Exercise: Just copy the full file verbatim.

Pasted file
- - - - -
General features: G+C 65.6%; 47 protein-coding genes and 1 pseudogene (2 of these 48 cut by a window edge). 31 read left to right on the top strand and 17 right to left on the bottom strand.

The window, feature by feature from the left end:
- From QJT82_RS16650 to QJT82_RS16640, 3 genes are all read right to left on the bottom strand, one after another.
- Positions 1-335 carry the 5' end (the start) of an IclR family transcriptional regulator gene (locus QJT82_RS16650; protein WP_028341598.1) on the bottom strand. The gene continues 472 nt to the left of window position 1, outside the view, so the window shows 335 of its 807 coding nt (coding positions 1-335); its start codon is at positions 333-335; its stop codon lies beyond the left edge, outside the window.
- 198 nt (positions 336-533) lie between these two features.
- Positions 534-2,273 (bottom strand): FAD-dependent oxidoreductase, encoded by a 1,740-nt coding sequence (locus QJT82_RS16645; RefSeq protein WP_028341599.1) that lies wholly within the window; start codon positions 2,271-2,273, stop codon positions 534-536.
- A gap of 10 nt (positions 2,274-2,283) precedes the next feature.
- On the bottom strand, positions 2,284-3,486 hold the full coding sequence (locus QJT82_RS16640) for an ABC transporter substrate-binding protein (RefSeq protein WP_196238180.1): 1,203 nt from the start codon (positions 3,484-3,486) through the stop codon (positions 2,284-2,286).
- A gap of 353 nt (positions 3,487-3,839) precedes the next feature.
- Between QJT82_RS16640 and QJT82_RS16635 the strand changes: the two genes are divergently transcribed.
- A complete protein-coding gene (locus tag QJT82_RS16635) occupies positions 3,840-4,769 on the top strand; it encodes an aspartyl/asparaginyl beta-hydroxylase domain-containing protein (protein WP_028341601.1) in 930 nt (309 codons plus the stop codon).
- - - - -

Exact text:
General features: G+C 65.6%; 47 protein-coding genes and 1 pseudogene (2 of these 48 cut by a window edge). 31 read left to right on the top strand and 17 right to left on the bottom strand.

The window, feature by feature from the left end:
- From QJT82_RS16650 to QJT82_RS16640, 3 genes are all read right to left on the bottom strand, one after another.
- Positions 1-335 carry the 5' end (the start) of an IclR family transcriptional regulator gene (locus QJT82_RS16650; protein WP_028341598.1) on the bottom strand. The gene continues 472 nt to the left of window position 1, outside the view, so the window shows 335 of its 807 coding nt (coding positions 1-335); its start codon is at positions 333-335; its stop codon lies beyond the left edge, outside the window.
- 198 nt (positions 336-533) lie between these two features.
- Positions 534-2,273 (bottom strand): FAD-dependent oxidoreductase, encoded by a 1,740-nt coding sequence (locus QJT82_RS16645; RefSeq protein WP_028341599.1) that lies wholly within the window; start codon positions 2,271-2,273, stop codon positions 534-536.
- A gap of 10 nt (positions 2,274-2,283) precedes the next feature.
- On the bottom strand, positions 2,284-3,486 hold the full coding sequence (locus QJT82_RS16640) for an ABC transporter substrate-binding protein (RefSeq protein WP_196238180.1): 1,203 nt from the start codon (positions 3,484-3,486) through the stop codon (positions 2,284-2,286).
- A gap of 353 nt (positions 3,487-3,839) precedes the next feature.
- Between QJT82_RS16640 and QJT82_RS16635 the strand changes: the two genes are divergently transcribed.
- A complete protein-coding gene (locus tag QJT82_RS16635) occupies positions 3,840-4,769 on the top strand; it encodes an aspartyl/asparaginyl beta-hydroxylase domain-containing protein (protein WP_028341601.1) in 930 nt (309 codons plus the stop codon).